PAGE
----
I've mentioned before that I love cream desserts. Creme brulee, napoleons, custard, and cream puffs. Thanks, dad. Anyway, the selection for this month was eclairs. For me this wasn't really a challenge. As a child I used to make the cream puff shells and freeze them. Then I had pudding so that whenever I wanted one, I'd nuke a shell, fill it with pudding, and be good to go.
As an adult I have not had as good luck. For some reason I haven't been able to get them to puff up correctly. I blame it on the oven, the only thing I can think of that would make the difference. As a child I had an electric oven. Now I have a gas oven. Moisture is an important factor in making puffs and gas ovens have a lot more moisture than electric.
Puff dough is called pate a choux and has a lot of eggs. The principle behind it is that the protein cells in the flour and egg are stretched and expand from the steam from the wet dough. The steam creates the puff and then you need them to dry out to hold the shape. My theory is that in an electric oven the steam is all inside the puff expanding outward to form it. But with the gas oven there is also moisture outside the puff and it somehow counteracts it.
The rules of Daring Bakers state that you must all follow the one recipe selected. So although there are multiple recipes out there for something, you can't use them. This month's recipe came from a cookbook written by Dorie Greenspan: Chocolate Desserts By Pierre Hermé. I decided to use the challenge to make a dish for a potluck. I was unhappy by the quantity made by the recipe, so I ended up making two batches. I made mini eclairs and puffs.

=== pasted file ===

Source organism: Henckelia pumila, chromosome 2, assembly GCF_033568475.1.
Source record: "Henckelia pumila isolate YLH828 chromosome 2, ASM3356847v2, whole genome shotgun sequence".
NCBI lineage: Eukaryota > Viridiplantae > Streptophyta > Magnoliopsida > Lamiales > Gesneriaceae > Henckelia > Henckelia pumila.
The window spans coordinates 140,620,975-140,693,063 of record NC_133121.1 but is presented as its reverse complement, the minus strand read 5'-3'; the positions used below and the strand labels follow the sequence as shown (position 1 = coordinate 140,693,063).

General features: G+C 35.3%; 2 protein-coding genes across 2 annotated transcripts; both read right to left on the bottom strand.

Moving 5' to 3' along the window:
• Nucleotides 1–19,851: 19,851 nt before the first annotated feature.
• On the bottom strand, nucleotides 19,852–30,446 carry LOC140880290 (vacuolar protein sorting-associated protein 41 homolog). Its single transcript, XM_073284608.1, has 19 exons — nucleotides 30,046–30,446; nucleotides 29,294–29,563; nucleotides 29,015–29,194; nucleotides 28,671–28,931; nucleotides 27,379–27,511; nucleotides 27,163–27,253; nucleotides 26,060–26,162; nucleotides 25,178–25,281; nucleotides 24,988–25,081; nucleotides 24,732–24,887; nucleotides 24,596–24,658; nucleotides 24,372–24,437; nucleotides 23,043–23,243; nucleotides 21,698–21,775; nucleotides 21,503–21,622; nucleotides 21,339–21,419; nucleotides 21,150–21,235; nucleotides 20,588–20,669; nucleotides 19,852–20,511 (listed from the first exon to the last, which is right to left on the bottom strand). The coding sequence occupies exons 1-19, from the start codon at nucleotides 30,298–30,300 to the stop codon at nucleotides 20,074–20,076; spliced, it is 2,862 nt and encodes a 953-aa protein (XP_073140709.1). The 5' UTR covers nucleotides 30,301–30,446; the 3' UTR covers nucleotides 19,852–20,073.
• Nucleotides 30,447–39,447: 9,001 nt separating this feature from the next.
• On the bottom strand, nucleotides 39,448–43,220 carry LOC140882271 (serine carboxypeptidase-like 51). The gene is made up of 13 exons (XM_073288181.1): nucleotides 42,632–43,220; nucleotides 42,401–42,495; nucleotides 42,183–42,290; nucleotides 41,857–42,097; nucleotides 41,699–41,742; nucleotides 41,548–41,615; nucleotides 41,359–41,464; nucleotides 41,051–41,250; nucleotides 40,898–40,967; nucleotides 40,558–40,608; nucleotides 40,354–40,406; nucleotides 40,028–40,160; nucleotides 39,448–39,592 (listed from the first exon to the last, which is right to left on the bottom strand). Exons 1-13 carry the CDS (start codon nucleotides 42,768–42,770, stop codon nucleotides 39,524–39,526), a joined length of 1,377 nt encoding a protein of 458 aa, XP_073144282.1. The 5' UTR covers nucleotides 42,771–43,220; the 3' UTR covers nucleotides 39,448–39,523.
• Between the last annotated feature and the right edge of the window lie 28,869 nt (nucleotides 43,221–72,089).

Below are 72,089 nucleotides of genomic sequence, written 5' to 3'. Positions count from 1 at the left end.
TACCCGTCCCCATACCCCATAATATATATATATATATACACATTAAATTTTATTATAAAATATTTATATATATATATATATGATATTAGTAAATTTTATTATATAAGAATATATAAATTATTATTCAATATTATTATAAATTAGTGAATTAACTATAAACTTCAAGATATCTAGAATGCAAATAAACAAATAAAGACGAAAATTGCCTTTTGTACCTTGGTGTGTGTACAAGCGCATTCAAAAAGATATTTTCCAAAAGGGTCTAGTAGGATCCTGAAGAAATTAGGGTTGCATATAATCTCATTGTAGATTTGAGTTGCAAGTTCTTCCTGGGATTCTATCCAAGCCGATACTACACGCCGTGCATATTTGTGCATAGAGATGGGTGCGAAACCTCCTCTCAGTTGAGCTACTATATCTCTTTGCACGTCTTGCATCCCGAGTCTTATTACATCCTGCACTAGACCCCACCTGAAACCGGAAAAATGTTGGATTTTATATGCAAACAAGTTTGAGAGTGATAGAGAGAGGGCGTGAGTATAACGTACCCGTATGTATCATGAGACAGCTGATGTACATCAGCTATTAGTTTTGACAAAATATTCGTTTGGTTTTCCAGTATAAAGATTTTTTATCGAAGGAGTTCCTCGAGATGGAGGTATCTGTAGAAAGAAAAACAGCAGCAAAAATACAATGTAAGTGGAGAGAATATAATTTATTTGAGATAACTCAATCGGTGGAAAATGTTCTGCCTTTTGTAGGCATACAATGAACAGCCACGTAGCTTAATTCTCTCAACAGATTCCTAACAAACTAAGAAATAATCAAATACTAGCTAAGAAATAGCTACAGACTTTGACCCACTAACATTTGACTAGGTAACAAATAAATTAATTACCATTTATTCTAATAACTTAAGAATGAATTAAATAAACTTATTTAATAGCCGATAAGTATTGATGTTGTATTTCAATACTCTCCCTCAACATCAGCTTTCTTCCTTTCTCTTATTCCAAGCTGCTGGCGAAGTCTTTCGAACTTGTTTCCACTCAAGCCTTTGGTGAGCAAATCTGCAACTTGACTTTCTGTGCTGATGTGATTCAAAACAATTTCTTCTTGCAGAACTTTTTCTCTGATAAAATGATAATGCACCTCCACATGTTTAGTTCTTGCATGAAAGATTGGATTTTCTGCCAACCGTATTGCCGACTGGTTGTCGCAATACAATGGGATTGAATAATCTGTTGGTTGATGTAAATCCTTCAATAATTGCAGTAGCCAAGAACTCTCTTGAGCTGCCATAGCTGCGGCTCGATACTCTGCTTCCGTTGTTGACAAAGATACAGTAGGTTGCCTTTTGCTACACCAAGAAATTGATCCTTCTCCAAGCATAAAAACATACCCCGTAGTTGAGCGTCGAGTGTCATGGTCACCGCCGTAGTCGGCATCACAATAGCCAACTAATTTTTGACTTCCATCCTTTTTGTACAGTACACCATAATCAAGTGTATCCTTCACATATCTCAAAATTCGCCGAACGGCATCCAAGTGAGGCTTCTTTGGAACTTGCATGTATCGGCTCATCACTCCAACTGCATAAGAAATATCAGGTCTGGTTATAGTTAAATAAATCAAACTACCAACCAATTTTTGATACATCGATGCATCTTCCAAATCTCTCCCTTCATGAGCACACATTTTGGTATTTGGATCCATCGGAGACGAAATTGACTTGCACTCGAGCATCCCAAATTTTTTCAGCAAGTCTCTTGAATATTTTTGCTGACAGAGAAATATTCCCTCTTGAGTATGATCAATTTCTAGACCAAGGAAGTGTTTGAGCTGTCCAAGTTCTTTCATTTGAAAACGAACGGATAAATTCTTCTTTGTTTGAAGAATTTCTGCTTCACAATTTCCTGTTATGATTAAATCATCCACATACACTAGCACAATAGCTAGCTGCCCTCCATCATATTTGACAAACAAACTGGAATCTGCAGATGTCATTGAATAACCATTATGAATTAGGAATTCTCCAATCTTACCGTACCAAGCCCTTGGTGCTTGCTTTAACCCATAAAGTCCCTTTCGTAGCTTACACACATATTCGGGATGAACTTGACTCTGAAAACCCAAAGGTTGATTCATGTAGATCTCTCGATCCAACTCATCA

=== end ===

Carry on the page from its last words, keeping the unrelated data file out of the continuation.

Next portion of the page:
The recipe calls for the puff, a chocolate pastry cream filling, and then the chocolate glaze. The option for this month was that you had to make the puffs but could choose to do either the chocolate filling or the glaze or both. I've never cared for eclairs with the chocolate on them. I like just plain puff and filling. So I opted for the chocolate glaze because I figured I could just drizzle it versus dunking the puffs in it.
I've not been a big fan of pastry cream because I think it is too thick. So I made my vanilla bean pastry cream, then a batch of whipped cream, and then folded them together to lighten it up. I used a star tip on my bag and filled the puffs. Then I tasted one. Not sweet enough. So I ended up drizzling a lot of chocolate after all to add the sweetness that was lacking. I've pretty much decided that I prefer my childhood pudding in them better than cream.
As I said, I like puffs and so I will make them again. But first I must figure out how to get them to inflate nice and large and then to stay that way (not flatten out like a deflated balloon).